Sprint Q4 Preview: Losses Likely To Narrow, But How Will The Postpaid Business Fare?

by Trefis Team
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Sprint (NYSE:S), the smallest of the four U.S. nationwide carriers, is expected to publish its Q4’16 results on May 3, reporting on a quarter that saw quite a lot of competitive activity in the U.S. wireless market. We expect Sprint’s net losses to narrow sequentially, amid operating cost reductions and strong postpaid phone additions in recent quarters. Below, we take a look at some of the key factors we will be watching when Sprint publishes earnings.

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We have a $7.50 price estimate for Sprint, which is 15% below the current market price.

How Will The Postpaid Phone Business Fare? 

Sprint’s postpaid phone subscriber growth has been strong in recent quarters ( it added 368k postpaid phone subscribers over the holidays), driven by its competitive service pricing and improving network quality. However, competition mounted over Q4 FY’16, as T-Mobile began offering all-in pricing for its latest One plans, effectively reducing its service pricing, while larger players Verizon and AT&T reintroduced their unlimited data plans for mainstream customers after a gap of roughly five years. While Sprint’s plans remain the most competitive in terms of pricing, the moves by other carriers could nonetheless put pressure on Sprint’s net adds.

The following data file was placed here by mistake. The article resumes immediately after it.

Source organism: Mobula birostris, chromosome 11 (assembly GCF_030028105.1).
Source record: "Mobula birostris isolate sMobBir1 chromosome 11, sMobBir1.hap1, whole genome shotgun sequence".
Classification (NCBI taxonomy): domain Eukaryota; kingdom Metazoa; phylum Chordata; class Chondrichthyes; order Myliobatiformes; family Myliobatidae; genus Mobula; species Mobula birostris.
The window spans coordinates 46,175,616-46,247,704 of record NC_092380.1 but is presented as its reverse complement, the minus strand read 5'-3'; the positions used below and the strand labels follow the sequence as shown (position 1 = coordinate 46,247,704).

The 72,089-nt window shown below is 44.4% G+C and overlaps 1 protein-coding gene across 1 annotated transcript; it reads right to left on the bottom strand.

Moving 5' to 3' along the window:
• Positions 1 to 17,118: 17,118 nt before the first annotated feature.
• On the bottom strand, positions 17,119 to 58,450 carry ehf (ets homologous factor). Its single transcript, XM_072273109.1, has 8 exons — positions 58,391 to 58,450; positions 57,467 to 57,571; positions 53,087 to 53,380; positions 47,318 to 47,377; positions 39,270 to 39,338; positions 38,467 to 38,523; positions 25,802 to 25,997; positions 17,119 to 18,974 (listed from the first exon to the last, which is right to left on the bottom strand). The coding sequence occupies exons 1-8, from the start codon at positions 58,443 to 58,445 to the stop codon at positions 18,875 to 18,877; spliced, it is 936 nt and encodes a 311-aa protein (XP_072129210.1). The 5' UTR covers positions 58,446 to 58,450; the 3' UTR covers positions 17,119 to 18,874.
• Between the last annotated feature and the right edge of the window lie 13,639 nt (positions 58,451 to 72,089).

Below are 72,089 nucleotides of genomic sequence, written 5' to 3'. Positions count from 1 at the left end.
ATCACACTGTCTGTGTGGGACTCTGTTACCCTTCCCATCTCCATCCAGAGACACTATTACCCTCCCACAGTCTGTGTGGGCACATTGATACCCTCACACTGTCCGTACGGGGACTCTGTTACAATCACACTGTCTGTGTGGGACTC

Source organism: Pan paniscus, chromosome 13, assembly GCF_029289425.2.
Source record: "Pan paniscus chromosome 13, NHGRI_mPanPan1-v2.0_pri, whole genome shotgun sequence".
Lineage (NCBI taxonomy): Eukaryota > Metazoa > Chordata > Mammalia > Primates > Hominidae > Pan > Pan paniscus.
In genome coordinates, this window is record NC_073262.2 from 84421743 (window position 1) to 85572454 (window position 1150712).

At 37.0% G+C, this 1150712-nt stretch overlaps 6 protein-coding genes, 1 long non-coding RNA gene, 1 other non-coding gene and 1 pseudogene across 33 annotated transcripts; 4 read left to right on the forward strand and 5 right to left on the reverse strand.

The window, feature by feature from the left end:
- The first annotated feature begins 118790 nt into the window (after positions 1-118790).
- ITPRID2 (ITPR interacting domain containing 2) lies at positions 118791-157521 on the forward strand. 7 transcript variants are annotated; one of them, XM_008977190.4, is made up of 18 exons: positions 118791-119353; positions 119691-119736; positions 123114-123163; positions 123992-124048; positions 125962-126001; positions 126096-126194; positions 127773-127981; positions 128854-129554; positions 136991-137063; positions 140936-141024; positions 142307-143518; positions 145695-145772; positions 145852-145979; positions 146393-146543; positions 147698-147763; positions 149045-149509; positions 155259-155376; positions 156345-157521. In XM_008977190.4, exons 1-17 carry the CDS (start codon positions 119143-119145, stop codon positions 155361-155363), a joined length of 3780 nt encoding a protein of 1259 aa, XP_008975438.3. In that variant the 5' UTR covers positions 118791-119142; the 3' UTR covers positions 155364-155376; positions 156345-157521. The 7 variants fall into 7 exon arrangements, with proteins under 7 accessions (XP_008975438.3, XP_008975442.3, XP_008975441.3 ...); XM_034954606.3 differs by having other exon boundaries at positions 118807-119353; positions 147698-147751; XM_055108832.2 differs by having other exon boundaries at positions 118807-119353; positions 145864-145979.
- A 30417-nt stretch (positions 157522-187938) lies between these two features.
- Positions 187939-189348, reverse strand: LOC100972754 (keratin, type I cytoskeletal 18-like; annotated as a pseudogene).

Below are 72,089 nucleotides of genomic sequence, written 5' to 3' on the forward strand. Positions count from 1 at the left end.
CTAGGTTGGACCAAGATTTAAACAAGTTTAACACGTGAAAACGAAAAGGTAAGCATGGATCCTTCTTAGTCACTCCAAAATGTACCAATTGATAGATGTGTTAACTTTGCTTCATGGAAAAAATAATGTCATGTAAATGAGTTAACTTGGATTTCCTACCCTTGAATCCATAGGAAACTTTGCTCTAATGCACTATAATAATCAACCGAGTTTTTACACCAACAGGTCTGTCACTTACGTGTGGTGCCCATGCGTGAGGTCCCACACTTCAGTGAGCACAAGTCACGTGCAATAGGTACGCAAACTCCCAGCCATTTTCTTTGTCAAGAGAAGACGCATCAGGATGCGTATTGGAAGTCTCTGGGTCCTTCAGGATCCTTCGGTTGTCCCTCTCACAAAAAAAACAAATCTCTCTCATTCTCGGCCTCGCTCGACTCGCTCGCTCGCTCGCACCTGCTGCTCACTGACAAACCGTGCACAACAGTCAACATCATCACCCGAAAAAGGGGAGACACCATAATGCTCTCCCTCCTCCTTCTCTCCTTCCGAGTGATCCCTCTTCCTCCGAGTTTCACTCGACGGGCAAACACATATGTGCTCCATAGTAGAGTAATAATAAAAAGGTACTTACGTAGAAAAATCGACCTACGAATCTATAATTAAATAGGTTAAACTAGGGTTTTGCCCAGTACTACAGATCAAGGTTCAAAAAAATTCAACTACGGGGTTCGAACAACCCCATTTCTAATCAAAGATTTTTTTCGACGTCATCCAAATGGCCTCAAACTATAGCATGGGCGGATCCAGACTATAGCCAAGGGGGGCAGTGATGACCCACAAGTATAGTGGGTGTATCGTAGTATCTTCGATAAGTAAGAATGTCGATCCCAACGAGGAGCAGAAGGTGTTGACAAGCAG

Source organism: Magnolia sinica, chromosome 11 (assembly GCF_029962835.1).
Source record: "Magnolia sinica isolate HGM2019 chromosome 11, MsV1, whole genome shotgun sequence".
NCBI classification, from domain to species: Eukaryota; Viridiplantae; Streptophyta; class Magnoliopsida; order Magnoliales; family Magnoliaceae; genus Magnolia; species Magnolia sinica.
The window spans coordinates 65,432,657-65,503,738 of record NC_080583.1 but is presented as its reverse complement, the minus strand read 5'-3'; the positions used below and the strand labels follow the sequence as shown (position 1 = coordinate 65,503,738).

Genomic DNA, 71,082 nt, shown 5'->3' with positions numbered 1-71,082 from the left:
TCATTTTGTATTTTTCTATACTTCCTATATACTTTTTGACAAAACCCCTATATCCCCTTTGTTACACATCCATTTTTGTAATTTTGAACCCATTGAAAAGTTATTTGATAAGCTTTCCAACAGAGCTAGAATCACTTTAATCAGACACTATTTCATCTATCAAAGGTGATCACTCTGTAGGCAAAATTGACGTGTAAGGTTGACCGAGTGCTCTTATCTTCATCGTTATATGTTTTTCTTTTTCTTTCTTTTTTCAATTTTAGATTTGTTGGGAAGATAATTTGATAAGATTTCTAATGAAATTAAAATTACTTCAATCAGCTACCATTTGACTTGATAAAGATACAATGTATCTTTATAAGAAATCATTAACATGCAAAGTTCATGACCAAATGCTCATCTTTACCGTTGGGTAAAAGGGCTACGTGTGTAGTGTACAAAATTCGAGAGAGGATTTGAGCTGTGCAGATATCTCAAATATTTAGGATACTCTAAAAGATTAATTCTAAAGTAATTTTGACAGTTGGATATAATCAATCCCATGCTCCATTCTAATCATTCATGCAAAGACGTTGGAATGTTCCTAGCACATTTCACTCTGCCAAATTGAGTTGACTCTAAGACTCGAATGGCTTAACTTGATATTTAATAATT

Prepaid Business May Continue To Lose Subscribers

Sprint’s prepaid business has been underperforming, with 501k losses in Q3 FY’16, amid strong competition from  budget prepaid brands such as AT&T’s Cricket Wireless and T-Mobile’s MetroPCS. That said, Sprint is focusing on improving the profitability of its prepaid business, bolstering premium brands such as Boost and Virgin Mobile, while reducing exposure to lower-value brands. Sprint noted that the Boost brand posted positive net adds for the month of December, and we will be watching for further updates on how the carrier’s strategy is panning out.

Interest Expenses In Focus

Sprint’s debt load stood at $37.3 billion as of December 31, 2016, and the carrier’s high interest costs have been a key factor inhibiting its return to net profitability. As of Q3’17, interest costs stood at $619 million (over 7% of revenues). While Sprint hasn’t been able to meaningfully reduce its debt, it has been looking to cut its interest expenses. For instance, late last year the carrier raised about $3.5 billion of spectrum-backed senior secured notes at rates less than half the carrier’s effective interest rate.

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